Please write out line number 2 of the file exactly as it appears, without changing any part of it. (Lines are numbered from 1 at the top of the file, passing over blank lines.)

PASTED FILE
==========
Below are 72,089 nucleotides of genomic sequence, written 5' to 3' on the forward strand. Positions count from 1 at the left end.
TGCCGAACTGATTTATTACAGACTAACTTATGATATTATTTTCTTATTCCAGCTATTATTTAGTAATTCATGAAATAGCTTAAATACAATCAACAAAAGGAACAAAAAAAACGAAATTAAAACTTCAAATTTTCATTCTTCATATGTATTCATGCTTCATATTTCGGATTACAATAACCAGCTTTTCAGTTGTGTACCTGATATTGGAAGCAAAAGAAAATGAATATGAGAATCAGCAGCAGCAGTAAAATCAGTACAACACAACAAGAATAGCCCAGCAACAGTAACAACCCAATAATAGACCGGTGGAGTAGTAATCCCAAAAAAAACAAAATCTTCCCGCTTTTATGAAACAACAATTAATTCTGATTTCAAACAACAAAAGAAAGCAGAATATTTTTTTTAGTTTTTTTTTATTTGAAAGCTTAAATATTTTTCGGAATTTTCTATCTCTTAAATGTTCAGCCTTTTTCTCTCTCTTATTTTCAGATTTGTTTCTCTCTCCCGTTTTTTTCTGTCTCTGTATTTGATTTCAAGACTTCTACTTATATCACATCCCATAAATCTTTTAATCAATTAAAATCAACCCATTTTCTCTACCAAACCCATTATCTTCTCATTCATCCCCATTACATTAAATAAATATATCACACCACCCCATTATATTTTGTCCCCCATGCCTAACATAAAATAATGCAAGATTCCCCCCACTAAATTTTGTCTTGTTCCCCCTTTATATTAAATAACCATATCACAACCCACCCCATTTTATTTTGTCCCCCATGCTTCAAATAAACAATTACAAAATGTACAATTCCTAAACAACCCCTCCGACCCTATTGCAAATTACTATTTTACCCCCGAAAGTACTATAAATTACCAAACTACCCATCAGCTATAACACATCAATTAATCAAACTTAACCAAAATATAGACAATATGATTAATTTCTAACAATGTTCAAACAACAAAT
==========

TGCCGAACTGATTTATTACAGACTAACTTATGATATTATTTTCTTATTCCAGCTATTATTTAGTAATTCATGAAATAGCTTAAATACAATCAACAAAAGGAACAAAAAAAACGAAATTAAAACTTCAAATTTTCATTCTTCATATGTATTCATGCTTCATATTTCGGATTACAATAACCAGCTTTTCAGTTGTGTACCTGATATTGGAAGCAAAAGAAAATGAATATGAGAATCAGCAGCAGCAGTAAAATCAGTACAACACAACAAGAATAGCCCAGCAACAGTAACAACCCAATAATAGACCGGTGGAGTAGTAATCCCAAAAAAAACAAAATCTTCCCGCTTTTATGAAACAACAATTAATTCTGATTTCAAACAACAAAAGAAAGCAGAATATTTTTTTTAGTTTTTTTTTATTTGAAAGCTTAAATATTTTTCGGAATTTTCTATCTCTTAAATGTTCAGCCTTTTTCTCTCTCTTATTTTCAGATTTGTTTCTCTCTCCCGTTTTTTTCTGTCTCTGTATTTGATTTCAAGACTTCTACTTATATCACATCCCATAAATCTTTTAATCAATTAAAATCAACCCATTTTCTCTACCAAACCCATTATCTTCTCATTCATCCCCATTACATTAAATAAATATATCACACCACCCCATTATATTTTGTCCCCCATGCCTAACATAAAATAATGCAAGATTCCCCCCACTAAATTTTGTCTTGTTCCCCCTTTATATTAAATAACCATATCACAACCCACCCCATTTTATTTTGTCCCCCATGCTTCAAATAAACAATTACAAAATGTACAATTCCTAAACAACCCCTCCGACCCTATTGCAAATTACTATTTTACCCCCGAAAGTACTATAAATTACCAAACTACCCATCAGCTATAACACATCAATTAATCAAACTTAACCAAAATATAGACAATATGATTAATTTCTAACAATGTTCAAACAACAAAT